Why Women Don’t Like Each Other
I love women. And sometimes dislike them at the same moment.
That’s not a terribly uncommon sentiment among my ilk. Affection and disdain can accessorize the world of women like an infinity scarf. They’re made of the same cloth.
“Girls have never liked me……I had more guy friends in school than girls…..women are exclusive and critical and catty; friendship is difficult,” people of my kind will say.
And they are often correct.
But, after years as a woman (42 to be exact) interacting with other women, I’ve discovered a commonality that has the potential to dramatically unite us for the long haul, or at the very least, color us in a favorable disposition towards each other.
100% of the women I’ve ever met smuggle around a life hurt that has threatened to extinguish them. If I haven’t met you and you would take issue with my proclamation either a) you’re fibbing; b) you’re a unicorn, or c) you’re in store for a doozie.
Hurt. It’s as universal as our affinity for chocolate. But, it is born as varying personalities…
The Victim. She has allowed her pain to seep into her DNA. It replicates itself and permeates her cells. She white-knuckles her hurt and dares anyone to take it from her. She’s entitled to it. It has become the fabric of her identity, the dominant color of her life. She often unwittingly propagates more hurt and loneliness because she feels due our pity and we have very little stomach for that.
The Mean Girl. She sees the world through anger. It’s her default emotion. Her life leaks venom, and her people are always on guard against a barb aimed in their direction. She is entirely predictable and anxiety-inducing. She thinks little of publicly sawing people off at the shins. Red is her favorite color; nails are her favorite snack, and high blood pressure is her trademark. She is impartial, cursing a sunny day with the same vigor as a rainy mess.
The Controller. She needs to feel she is capable of warding off everything undesirable if only she is vigilant enough, bossy enough, well-informed enough, assertive enough, in-charge enough, together enough. She is possessive and terribly, terribly afraid. She is often paralyzed by fear which further nourishes her attempts to keep all aspects of her life within the bounds of her reach. Rest does not come easily because something may stray beyond her if she relaxes her grasp.
The Unconvinced. See also The Career Woman. The Party Girl. The Domineering Mom. The Scantily-Clad Girl. The Material Girl. The Promiscuous Woman. The Comedienne. The Workout Obsessed. She believes her value is external. She operates under the assumption she has little to offer intrinsically, so she must add to who she is to establish her worth. She is defined by what she does. She is tired and her happiness is extremely volatile because it is completely circumstantial.
The Fortress. Her composition is one part tender, four parts steel. Her softness is about an inch deep; after that you hit an impenetrable bunker. A no-man’s land. She can smile easily. She can be gentle and kind easily because everything of any importance to her is behind lock and key. Gaining clearance is unlikely, and she can sit across from you in a coffee shop, chatting life, and sipping a Salted Caramel Mocha, and inhabit a land a million miles away all at once. She is always alone because she doesn’t know how to let people in.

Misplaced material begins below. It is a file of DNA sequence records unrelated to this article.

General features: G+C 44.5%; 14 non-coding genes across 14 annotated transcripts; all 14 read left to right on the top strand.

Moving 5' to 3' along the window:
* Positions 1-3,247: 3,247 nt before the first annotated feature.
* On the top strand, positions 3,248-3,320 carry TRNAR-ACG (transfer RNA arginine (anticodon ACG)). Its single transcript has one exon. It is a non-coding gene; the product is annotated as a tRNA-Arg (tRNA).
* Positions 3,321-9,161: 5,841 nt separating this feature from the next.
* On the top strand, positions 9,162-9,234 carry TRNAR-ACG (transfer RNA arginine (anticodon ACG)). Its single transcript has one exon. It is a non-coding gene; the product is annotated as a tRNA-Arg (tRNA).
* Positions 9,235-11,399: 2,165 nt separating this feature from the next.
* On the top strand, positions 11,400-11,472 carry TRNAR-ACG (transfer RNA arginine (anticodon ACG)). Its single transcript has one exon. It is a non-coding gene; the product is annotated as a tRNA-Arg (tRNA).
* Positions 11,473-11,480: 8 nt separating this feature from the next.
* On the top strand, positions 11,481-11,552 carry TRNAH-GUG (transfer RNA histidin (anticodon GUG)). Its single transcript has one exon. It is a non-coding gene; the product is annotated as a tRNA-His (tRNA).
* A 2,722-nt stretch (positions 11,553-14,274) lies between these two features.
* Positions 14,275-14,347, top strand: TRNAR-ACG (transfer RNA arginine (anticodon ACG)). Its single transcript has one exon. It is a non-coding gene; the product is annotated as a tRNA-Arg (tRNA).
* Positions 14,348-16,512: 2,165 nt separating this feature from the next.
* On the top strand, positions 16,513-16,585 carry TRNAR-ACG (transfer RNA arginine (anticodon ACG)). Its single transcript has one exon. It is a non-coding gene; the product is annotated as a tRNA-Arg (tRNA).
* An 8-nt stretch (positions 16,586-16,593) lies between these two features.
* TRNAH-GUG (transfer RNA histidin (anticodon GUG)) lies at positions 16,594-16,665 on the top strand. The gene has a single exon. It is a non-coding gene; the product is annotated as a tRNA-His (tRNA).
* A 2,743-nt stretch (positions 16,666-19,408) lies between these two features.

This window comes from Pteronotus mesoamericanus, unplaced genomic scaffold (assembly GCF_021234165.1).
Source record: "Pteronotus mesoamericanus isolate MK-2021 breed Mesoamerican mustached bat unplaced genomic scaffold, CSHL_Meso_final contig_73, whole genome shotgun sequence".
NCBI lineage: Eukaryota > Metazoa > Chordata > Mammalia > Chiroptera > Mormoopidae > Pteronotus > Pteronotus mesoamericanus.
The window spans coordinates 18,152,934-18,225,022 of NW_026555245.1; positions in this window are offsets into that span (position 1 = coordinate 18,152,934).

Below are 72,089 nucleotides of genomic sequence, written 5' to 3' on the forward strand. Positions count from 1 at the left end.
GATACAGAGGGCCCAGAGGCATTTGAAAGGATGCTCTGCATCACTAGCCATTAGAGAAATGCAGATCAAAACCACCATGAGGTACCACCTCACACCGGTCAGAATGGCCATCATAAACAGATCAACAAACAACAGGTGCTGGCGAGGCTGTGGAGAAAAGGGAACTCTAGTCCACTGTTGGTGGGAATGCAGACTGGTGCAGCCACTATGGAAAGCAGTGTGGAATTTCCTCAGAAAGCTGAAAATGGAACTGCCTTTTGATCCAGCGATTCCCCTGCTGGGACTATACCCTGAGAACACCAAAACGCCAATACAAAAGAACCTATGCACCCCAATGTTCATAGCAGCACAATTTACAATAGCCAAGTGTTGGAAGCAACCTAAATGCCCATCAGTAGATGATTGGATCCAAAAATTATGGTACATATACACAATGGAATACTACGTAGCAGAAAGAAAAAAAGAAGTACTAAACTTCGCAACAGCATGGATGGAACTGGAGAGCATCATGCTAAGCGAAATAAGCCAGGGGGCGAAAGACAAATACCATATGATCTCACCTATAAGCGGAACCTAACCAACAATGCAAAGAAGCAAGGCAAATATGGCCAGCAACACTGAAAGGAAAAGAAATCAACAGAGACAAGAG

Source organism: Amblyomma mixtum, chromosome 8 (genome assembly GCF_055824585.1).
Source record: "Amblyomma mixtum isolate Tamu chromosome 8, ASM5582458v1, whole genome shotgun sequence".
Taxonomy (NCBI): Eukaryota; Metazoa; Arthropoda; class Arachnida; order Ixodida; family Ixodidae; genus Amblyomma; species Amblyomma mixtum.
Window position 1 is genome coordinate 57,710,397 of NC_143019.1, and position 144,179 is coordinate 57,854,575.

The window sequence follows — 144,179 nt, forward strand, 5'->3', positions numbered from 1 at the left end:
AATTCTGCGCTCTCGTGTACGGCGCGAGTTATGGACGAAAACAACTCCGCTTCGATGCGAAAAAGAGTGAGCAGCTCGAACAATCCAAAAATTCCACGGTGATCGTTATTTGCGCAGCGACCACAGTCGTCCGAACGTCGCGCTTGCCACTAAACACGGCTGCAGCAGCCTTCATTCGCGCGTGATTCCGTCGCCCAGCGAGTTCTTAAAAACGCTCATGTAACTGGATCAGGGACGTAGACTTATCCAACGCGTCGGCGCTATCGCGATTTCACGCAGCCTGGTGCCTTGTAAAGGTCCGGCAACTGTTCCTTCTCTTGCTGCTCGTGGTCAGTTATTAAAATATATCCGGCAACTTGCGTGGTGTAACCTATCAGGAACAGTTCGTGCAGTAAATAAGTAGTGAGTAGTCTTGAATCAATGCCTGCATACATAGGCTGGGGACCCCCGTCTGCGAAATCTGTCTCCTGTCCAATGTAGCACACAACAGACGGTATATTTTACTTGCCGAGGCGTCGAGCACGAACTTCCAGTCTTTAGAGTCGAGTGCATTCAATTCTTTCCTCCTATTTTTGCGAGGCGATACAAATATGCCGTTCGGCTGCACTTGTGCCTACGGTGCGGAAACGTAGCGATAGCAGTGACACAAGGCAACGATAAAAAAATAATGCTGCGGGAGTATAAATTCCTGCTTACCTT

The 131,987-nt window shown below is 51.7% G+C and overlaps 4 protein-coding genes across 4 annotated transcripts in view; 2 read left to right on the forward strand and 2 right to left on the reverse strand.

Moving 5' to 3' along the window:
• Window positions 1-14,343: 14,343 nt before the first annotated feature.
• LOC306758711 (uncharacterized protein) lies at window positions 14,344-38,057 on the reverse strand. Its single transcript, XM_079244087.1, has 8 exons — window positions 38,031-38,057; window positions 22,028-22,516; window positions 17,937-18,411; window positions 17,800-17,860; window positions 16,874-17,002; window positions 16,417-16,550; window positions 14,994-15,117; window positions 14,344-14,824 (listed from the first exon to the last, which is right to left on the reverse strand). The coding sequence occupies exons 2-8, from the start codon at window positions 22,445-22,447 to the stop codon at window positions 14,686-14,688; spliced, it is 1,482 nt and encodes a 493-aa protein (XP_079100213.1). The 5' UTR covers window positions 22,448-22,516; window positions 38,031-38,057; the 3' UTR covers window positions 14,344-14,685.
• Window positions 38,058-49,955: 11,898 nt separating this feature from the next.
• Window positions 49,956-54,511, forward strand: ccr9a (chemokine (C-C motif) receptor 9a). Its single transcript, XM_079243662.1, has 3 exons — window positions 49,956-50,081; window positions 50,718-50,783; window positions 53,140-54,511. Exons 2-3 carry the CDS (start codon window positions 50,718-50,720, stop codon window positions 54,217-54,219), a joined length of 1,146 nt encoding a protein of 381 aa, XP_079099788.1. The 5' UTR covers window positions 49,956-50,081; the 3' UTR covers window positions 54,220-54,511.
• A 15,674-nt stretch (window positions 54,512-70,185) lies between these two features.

The Disappearing Act. She often pretends she is invisible. Feeling that way is her favorite. She approaches life as a transparent spectator, assuring herself, “If I’m quiet and nondescript and cooperate with the mandates of the universe, maybe I can escape the notice of pain or loss.” She believes by averting her eyes she exempts herself from all that life requires. She acquiesces, disappointed and protected by her own resignation. She wants more but feels incapable of it.
The Pretender. She doesn’t even let her own self know that her life isn’t perfect. She’s got the ugly locked in the gun safe. While she sunbathes in a hurricane. If you were to stare into her eyes, you would find a tumultuous longing for disclosure. If there were only a safe place for her. A place or a person who could know her pain without her ever having to give words to it. She is absolutely convinced the syllables would kill her. She moves quickly so the truth can’t catch up.
The Strong & Tender. The Steel Magnolia. She is friends with her brokenness. She has processed her hurt in a way that leaves her open without leaving her weak. She is free to love without being shackled by fear. She is certain hurt will come again, and she is confident she will survive it. The strength in her is not of her. This juxtaposed assimilation of hurt and hope is otherworldly. There is no other explanation.
I’ll come clean. I can be all of these. I have been all of these. I naturally veer towards The Unconvinced and The Fortress, but I can suit up in Mean Girl with the best of them….
It’s little wonder we struggle to love each other well, is it? Our defense mechanisms are rarely compatible.
A whole bunch of masked hurt bullying our interactions.
We can fight to be whole instead.
To be healed.
To revere our scars as beauty marks.
We are free to champion our kind as we do the hard work of rehabbing our hearts.